I guess she didn’t vote for John McCain.

  7. Staysuhhn says:

    Awesome article Hillary!

  8. inmediasres says:

    This is not the first time I’ve heard negative things about Cargill. I will definitely check the labels on all products I purchase to avoid supporting this company if it is at all possible; or at the very least, take heed to avoid palm oil in general, since it causes so many problems. Thank you for this article Hillary, please do not be discouraged by the negative comments. We as humans have the right to ask questions, rather than blindly following what we are told, and you are right in encouraging us to question the operations of such a powerful and influential company.

  9. Brad Wilson says:

    Cargill’s biggest impact is in lobbying to lower US global farm commodity prices so they can buy their raw materials at below fair trade prices and even below zero. It’s rarely been an issue of volatility, but rather has been a problem of stable lower and lower prices. In free markets, farm prices don’t self correct on either supply or demand sides. They lack price responsiveness. Therefore farmers and farming countries need price floors backed up supply reductions as needed, plus for occasional price spikes, price ceilings and reserve supplies to protect consumers and other buyers. The US export market share for key farm crops has long been much bigger than OPEC in oil, but Congress & our Presidents have lowered prices for Cargill & friends, while OPEC has raised them. These reductions (since 1952) have added up to trillions for Cargill, ADM, etc., by my calculations. Subsidy reforms blame the victims, ie. corn farmers, who got 200 billion in subsidies but had prices reduced 1.3 trillion, for a reduction of more than a trillion (adjusted for inflation, since 1942-52). Occupy must succeed where the food movement has failed, in directly confronting Cargill in the farm bill. Mere subsidy reforms (with zero price floors) support Cargill, so the food movement must change.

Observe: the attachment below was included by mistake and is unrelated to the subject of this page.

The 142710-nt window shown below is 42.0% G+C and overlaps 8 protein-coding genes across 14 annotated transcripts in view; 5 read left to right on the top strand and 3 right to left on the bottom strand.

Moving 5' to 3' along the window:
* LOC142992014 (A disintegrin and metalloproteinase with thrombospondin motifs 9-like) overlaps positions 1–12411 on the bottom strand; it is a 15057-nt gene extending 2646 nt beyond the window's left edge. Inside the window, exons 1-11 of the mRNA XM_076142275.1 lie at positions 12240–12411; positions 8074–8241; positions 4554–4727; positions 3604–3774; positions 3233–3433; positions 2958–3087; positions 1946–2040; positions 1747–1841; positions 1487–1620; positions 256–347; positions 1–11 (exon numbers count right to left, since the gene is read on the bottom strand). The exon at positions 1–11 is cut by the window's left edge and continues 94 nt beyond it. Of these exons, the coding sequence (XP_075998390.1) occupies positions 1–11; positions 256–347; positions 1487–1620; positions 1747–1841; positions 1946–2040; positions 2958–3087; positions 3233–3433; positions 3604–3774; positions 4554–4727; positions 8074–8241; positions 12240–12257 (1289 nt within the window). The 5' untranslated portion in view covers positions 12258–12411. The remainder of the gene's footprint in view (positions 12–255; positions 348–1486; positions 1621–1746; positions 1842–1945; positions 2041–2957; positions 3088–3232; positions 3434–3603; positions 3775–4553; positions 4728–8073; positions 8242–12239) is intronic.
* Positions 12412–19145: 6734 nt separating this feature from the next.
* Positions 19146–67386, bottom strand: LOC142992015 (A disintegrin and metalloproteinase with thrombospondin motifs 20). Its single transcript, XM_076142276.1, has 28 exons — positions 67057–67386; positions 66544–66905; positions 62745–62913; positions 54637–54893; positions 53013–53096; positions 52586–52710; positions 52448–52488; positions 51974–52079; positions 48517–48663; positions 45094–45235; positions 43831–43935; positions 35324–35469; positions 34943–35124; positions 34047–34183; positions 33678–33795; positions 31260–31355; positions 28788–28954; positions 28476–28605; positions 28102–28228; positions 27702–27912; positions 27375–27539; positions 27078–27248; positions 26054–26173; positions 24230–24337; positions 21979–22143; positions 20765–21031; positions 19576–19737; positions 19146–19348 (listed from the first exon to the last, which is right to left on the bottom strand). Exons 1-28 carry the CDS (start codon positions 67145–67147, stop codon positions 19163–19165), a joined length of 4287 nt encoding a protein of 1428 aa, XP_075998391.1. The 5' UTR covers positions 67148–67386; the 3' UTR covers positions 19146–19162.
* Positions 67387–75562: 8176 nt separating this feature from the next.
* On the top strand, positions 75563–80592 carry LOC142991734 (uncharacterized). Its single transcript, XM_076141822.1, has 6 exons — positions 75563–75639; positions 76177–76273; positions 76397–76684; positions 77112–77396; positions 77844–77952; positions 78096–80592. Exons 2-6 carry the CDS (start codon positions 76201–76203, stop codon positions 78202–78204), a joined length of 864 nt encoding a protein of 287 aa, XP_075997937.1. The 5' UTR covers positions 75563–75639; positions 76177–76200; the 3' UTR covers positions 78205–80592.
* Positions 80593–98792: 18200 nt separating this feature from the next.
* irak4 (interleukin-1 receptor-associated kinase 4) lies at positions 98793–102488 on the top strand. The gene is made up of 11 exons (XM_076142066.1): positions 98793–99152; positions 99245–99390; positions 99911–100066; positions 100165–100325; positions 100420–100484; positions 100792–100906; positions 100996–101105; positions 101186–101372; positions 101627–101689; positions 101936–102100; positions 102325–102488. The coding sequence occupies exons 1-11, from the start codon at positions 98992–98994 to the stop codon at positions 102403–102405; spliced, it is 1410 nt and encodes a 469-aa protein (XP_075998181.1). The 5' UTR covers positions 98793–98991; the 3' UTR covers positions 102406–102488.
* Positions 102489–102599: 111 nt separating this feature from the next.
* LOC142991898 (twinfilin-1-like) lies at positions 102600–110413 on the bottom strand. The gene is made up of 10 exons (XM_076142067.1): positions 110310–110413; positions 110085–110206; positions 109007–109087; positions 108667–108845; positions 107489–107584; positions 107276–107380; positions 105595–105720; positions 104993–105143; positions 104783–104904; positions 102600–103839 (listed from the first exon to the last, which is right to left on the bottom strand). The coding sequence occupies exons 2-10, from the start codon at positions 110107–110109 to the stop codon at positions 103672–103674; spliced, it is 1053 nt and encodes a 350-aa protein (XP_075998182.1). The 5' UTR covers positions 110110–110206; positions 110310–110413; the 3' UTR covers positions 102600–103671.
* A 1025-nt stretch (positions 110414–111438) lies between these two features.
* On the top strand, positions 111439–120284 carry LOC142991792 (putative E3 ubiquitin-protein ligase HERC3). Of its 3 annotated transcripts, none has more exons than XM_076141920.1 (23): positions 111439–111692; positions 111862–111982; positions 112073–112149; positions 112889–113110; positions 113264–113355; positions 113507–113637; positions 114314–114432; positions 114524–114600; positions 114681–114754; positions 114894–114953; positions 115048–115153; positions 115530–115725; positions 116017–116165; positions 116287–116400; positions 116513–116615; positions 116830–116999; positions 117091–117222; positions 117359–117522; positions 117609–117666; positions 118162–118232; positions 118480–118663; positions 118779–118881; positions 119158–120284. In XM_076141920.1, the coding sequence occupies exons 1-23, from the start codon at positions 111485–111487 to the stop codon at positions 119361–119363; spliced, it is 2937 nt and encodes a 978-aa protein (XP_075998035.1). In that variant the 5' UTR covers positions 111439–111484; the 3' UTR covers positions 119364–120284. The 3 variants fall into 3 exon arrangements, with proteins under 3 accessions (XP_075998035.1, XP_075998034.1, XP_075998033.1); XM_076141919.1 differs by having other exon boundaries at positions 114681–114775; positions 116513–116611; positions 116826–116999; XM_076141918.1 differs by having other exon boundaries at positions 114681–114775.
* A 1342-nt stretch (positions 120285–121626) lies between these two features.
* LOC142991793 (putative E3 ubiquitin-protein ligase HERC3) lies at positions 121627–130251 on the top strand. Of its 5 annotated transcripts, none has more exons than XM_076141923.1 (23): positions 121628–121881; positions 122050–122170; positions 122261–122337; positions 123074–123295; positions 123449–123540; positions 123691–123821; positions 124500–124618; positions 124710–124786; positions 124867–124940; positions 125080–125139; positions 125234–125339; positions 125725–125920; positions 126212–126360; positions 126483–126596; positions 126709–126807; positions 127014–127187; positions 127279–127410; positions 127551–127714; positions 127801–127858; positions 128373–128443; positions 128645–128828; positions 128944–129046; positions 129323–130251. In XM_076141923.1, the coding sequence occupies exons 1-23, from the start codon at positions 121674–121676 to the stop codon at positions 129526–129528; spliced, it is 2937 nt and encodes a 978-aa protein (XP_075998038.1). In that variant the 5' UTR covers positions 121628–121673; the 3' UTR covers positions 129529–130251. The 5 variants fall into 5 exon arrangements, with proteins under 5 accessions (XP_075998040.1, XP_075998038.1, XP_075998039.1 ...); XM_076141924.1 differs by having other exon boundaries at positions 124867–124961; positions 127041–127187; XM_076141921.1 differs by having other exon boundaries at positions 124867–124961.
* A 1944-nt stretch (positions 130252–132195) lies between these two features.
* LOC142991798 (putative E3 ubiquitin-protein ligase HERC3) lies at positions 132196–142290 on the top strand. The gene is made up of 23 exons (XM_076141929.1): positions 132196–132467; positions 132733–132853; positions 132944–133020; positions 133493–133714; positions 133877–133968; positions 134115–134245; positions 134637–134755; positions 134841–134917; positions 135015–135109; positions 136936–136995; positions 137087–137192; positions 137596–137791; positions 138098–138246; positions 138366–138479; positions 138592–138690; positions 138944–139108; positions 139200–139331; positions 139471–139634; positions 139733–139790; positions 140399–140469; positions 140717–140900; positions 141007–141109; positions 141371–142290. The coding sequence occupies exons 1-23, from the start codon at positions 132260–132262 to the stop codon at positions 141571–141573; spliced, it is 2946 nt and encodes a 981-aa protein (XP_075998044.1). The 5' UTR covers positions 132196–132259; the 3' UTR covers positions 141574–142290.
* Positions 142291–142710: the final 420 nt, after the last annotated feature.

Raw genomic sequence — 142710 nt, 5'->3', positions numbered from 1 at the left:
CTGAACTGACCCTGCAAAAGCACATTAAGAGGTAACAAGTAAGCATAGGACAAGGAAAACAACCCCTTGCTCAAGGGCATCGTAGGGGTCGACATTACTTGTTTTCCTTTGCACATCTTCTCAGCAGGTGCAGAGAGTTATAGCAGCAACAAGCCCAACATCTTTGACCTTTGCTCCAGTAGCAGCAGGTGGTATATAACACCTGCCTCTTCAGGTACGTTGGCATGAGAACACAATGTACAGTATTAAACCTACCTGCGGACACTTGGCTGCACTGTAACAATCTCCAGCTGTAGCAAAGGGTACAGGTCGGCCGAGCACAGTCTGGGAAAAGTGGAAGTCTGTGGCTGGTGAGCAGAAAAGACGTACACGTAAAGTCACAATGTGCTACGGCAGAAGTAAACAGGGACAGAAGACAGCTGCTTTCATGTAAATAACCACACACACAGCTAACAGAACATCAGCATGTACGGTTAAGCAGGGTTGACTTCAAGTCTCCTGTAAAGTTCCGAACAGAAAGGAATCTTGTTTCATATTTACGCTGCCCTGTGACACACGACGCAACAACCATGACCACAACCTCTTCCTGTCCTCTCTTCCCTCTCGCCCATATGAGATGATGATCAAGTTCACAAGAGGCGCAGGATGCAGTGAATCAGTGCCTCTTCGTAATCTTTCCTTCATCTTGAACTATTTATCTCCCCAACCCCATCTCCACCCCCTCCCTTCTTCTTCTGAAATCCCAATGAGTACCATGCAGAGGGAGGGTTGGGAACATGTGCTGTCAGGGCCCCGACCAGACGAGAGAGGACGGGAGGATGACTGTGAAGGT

10. CONSUMER 007 says:


  11. James says:

    Article written on Cargill Website:

    “During the last few days, Cargill employees in various geographies have been receiving unsolicited email from an American NGO called the Rainforest Action Network (RAN). These emails are making false claims about our palm oil business practices and asking employees to take action.

    For context, Corporate Affairs wants to provide you with the facts about Cargill’s palm oil business and previous interactions with RAN.

    For more than four years, Cargill has tried to work with and engage RAN. We have gone to their offices to meet with their leadership, met with representatives in Asia and offered to address their concerns. We even hosted RAN staff at our Harapan Indonesia oil palm plantation. RAN refuses to have a constructive engagement with us to understand how we are operating our palm oil businesses in a sustainable fashion, helping small holder oil palm farmers be more successful and protecting important wildlife like orangutans.